Federal Agents On The Hunt For Thousands Of Lost Depression-Era Paintings | NBC Bay Area
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Federal Agents On The Hunt For Thousands Of Lost Depression-Era Paintings

At the height of the Great Depression, the Works Progress Administration commissioned thousands of paintings to help struggling artists. The government would like to know where they went. (Published Thursday, Feb. 26, 2015)

When someone is called a "history detective" rarely is that person an actual detective.

Michael Ramos is.

Mike is a Special Agent with the Inspector Generals Office at the US General Services Administration. What that means is Mike spends most of his time chasing down bad guys who waste taxpayers' money or steal government property.

"That's right," Mike says. "A vast majority of our work involves people with criminal intent."

Michael Ramos is a Special Agent with the US General Services Administration. For the past three years he has been attempting to locate some of the thousands of pieces of art, commissioned during the Great Depression, that the government has lost track of.

But for the past three years Mike has had a case on his roster that hasn't involved hunting down thieves, but rather tracking down lost works of art. It is a change of pace that this detective has enjoyed.

"It's a pleasure to be a part of it," Mike says. "It's history."

The works of art Mike has been asked to locate were among the hundreds of thousands commissioned during the Great Depression as part of the Works Progress Administration, or WPA.

The WPA was a way the government came up with to put millions of unemployed Americans back to work. While it is most well known for its large-scale projects like bridges, damns, and monuments, the WPA helped struggling artists as well.

An estimated 200,000 works of art were commissioned by the WPA. Many of the paintings created were then doled out for display in public buildings such as city halls, libraries, and schools.

Mike found two pieces of WPA art, by artist Sophie Brannan, hanging in the adult room of the Grand Avenue Branch of the South San Francisco Public Library.

And then, for the most part, the federal government lost track of them.

"Sometimes records were non-existent, facilities close, administrations change and they lose track of the artwork," Mike says.

Still, it is the GSA's responsibility to look after government property, which is why a few years ago administrators in Washington D.C. tasked their agents around the country with trying to track down what artwork they could.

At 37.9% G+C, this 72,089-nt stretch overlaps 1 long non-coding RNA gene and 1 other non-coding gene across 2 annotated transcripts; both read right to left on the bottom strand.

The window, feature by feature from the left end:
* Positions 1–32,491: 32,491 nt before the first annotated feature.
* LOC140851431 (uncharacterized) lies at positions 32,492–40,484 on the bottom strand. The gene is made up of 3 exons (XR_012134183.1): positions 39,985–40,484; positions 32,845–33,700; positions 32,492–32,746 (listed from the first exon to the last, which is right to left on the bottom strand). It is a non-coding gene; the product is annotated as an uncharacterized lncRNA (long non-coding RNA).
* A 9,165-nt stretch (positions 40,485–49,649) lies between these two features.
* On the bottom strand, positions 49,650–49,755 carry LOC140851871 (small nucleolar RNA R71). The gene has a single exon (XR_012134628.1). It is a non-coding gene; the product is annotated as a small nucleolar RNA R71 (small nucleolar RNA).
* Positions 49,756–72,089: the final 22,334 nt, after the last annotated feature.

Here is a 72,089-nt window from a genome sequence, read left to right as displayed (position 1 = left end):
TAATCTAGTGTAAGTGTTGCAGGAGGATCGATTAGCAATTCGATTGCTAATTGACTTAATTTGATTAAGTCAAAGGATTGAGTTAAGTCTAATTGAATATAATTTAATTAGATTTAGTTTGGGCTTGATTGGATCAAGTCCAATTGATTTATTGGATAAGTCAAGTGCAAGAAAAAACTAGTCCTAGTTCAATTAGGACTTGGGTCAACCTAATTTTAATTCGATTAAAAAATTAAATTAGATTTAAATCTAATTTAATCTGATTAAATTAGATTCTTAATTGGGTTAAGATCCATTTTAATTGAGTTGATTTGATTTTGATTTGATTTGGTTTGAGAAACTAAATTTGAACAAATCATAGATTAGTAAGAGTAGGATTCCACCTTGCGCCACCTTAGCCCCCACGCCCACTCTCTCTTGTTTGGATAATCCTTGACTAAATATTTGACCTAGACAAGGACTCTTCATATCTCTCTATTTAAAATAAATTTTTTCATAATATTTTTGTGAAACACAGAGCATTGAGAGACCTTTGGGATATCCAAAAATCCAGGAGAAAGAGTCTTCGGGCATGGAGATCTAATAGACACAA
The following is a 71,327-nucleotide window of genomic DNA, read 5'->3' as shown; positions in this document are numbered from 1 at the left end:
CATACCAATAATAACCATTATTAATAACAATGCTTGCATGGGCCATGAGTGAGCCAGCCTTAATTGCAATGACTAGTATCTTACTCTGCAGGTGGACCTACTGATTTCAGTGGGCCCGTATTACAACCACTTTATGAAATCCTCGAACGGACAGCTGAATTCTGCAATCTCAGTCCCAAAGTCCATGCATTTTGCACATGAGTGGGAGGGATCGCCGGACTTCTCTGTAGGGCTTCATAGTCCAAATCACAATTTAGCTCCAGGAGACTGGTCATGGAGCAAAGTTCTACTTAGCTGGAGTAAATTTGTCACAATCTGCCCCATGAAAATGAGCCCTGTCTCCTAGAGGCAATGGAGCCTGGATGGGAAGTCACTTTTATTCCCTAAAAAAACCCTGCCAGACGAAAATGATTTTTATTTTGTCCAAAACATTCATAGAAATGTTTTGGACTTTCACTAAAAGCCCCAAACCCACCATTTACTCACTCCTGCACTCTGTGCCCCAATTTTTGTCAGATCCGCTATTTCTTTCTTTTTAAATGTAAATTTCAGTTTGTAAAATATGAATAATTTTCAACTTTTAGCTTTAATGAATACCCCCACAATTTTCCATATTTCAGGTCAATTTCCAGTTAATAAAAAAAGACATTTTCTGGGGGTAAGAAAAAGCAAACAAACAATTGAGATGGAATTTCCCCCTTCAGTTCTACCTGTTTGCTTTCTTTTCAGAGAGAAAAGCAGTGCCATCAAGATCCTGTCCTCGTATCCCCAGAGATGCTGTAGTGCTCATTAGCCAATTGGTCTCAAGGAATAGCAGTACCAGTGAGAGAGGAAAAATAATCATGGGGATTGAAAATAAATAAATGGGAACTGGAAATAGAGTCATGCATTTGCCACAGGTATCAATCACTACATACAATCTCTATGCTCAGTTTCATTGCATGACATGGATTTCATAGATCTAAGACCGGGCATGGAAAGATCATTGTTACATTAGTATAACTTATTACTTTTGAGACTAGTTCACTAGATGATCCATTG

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Using modern-day technology, and old-fashioned shoe leather, Mike and his colleagues at the GSA's San Francisco office have successfully tracked down more than 150 pieces with an estimated $3 million value.

Among his finds were a dozen works of art at the Grand Avenue Branch of the South San Francisco Public Library. Mike found WPA paintings covering the walls of a staff workroom as well as stored in the basement. Two of the paintings, however, by artist Sophie Brannan were hiding in plain sight, hanging from the wall in the library's adult room.

"The first time I walked in and saw that I got the goose bumps," Mike says.

With the help of staff at the San Mateo County Library, Mike was able to locate another fifty missing pieces of WPA art. He says they GSA has no intention of taking the art, but just wants to have a better idea of where this government property is.

Following a tip, Mike also contacted the staff at the San Mateo County Library administrative building. "When I first got his email I just looked at his job title and wondered, 'What I did wrong?'," says library assistant Shannon Nottestad.

Once Mike explained his mission, though, Shannon was more than happy to point him in the direction of the building's attic, where more than 50 WPA works of art were being stored.

"A lot of people are passionate about the WPA," Mike says of people like Shannon,"and once you have them on your side it's like having another investigator."

Mike and the rest of the GSA will need that help. Of the hundreds of thousands of pieces commissioned, the GSA knows of the location of fewer than 30,000 of them.

The ones they do find, however, don't go anywhere. The GSA is not interested in taking possession of the paintings, it just wants to know where its property is after all these years.

Mike says should the public become aware of WPA artwork for sale or have knowledge of existing pieces in non-federal repositories (libraries, schools, hospitals, etc) they can contact him at 415-522-2756. They can also remain anonymous by contacting the GSA's hotline at 800-424-5210 or fraudnet@gsaig.gov.

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